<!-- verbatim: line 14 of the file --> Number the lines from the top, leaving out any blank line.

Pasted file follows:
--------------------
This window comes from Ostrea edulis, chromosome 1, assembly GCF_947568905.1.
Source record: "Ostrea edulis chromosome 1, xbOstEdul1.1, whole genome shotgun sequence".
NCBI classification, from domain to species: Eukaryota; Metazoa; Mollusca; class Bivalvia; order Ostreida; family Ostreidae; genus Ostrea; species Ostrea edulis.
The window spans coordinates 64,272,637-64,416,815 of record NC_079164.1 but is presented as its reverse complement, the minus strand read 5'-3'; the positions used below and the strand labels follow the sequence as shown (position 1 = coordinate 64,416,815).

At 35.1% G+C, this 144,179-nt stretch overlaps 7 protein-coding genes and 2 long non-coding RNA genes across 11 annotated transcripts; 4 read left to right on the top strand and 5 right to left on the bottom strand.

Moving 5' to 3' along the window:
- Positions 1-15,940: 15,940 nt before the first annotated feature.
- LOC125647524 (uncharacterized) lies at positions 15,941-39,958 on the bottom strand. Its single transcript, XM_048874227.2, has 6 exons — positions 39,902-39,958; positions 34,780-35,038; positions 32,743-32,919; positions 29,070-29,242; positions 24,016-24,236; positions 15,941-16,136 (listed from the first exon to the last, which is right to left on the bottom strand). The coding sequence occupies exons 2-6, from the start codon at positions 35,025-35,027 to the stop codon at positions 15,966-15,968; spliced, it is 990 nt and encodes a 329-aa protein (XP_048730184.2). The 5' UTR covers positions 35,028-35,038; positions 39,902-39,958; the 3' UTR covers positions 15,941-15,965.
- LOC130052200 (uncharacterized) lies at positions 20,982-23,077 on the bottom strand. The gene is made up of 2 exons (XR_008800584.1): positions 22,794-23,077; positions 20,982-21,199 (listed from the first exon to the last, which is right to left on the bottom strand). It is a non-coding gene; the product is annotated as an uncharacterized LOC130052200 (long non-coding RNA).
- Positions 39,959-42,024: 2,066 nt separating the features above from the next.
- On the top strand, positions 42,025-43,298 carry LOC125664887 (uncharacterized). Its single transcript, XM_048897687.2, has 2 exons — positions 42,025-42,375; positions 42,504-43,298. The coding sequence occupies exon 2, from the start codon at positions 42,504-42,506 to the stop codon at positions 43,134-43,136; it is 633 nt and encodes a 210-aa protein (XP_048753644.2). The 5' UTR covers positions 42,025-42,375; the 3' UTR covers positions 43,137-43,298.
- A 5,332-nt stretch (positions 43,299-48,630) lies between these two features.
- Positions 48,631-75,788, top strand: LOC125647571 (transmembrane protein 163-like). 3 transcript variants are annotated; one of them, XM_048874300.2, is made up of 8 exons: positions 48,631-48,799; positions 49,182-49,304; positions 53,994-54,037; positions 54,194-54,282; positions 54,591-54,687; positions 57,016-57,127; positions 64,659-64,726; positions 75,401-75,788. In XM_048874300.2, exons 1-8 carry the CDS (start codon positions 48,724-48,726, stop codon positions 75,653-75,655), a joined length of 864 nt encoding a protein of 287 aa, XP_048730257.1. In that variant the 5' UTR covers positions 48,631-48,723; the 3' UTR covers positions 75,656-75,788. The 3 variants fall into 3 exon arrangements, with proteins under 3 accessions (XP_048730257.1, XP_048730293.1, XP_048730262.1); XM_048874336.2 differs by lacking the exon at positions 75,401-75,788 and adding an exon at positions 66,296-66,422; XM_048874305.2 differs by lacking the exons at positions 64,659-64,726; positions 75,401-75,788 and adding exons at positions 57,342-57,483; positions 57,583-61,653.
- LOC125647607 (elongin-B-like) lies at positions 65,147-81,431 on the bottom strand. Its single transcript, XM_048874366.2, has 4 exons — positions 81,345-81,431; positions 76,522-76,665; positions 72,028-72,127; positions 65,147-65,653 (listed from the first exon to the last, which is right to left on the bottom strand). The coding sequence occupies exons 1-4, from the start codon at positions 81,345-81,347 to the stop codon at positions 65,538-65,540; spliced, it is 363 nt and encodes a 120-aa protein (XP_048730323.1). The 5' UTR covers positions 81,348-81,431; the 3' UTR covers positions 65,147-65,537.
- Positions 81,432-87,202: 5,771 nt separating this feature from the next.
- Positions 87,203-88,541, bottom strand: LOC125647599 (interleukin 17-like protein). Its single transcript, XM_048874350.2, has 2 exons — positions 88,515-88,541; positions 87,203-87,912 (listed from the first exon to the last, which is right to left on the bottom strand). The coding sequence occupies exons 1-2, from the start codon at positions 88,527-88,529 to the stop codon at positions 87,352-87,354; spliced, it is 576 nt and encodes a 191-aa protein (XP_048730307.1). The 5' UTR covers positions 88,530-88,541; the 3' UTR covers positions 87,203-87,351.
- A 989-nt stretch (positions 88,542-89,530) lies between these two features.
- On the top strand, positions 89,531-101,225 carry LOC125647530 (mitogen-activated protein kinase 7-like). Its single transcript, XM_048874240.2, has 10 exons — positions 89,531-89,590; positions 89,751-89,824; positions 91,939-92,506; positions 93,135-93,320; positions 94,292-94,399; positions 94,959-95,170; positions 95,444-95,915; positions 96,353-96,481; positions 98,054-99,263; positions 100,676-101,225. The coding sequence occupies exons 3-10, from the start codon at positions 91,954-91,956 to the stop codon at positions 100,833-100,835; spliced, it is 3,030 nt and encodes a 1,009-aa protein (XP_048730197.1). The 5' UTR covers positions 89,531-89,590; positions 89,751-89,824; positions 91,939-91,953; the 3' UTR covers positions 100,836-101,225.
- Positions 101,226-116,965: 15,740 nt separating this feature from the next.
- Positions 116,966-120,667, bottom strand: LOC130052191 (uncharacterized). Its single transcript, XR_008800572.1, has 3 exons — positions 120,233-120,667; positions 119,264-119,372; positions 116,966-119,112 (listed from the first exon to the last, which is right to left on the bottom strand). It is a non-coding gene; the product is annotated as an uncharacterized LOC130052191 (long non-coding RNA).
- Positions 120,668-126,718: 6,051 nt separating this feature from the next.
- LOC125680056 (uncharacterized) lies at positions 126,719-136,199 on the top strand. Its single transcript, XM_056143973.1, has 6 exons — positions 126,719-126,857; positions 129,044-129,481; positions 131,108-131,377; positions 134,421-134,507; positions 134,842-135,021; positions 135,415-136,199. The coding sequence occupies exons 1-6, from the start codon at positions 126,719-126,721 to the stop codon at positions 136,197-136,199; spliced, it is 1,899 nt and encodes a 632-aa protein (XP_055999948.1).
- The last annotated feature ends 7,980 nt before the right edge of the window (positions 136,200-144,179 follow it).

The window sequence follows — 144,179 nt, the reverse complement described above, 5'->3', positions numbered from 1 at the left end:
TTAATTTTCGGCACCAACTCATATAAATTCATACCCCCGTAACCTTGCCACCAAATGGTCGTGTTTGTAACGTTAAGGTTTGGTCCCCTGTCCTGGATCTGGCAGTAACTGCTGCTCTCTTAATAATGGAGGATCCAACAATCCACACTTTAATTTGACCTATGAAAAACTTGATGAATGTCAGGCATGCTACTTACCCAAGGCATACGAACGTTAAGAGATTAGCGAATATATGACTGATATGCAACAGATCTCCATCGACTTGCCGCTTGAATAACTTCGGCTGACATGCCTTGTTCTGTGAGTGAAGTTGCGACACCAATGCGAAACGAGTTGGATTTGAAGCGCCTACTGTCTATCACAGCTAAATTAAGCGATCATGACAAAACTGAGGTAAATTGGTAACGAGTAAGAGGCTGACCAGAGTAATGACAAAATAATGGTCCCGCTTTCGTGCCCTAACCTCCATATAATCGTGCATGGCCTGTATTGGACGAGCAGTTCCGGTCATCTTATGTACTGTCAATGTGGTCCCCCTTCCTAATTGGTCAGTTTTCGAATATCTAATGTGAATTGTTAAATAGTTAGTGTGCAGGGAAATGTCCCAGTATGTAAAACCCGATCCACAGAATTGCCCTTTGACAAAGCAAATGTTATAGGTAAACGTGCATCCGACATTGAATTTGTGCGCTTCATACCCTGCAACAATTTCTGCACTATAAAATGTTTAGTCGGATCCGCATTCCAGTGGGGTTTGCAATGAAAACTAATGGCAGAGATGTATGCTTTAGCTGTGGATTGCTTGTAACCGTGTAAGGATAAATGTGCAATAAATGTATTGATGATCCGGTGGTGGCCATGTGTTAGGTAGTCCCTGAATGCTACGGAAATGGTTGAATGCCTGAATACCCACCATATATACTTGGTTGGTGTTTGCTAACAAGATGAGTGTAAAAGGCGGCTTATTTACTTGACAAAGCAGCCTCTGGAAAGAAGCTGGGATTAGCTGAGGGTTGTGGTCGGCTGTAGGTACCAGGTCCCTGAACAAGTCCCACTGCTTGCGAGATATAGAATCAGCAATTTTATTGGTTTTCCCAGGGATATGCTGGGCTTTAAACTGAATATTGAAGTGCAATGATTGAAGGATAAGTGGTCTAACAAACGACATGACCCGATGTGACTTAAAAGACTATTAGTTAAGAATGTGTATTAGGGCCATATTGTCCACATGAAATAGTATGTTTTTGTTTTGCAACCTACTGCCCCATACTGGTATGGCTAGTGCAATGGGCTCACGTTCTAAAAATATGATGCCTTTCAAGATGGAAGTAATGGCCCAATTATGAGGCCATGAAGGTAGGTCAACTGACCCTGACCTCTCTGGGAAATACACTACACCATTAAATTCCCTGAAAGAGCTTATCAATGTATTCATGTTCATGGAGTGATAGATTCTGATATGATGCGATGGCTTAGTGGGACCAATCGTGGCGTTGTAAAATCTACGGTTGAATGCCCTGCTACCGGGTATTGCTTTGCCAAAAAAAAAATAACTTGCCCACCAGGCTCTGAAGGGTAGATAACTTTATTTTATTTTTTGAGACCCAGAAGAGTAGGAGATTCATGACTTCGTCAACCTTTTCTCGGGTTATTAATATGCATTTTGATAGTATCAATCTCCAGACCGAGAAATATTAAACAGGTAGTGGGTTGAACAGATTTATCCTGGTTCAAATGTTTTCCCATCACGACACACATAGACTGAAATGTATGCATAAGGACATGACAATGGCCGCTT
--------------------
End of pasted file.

- LOC125647607 (elongin-B-like) lies at positions 65,147-81,431 on the bottom strand. Its single transcript, XM_048874366.2, has 4 exons — positions 81,345-81,431; positions 76,522-76,665; positions 72,028-72,127; positions 65,147-65,653 (listed from the first exon to the last, which is right to left on the bottom strand). The coding sequence occupies exons 1-4, from the start codon at positions 81,345-81,347 to the stop codon at positions 65,538-65,540; spliced, it is 363 nt and encodes a 120-aa protein (XP_048730323.1). The 5' UTR covers positions 81,348-81,431; the 3' UTR covers positions 65,147-65,537.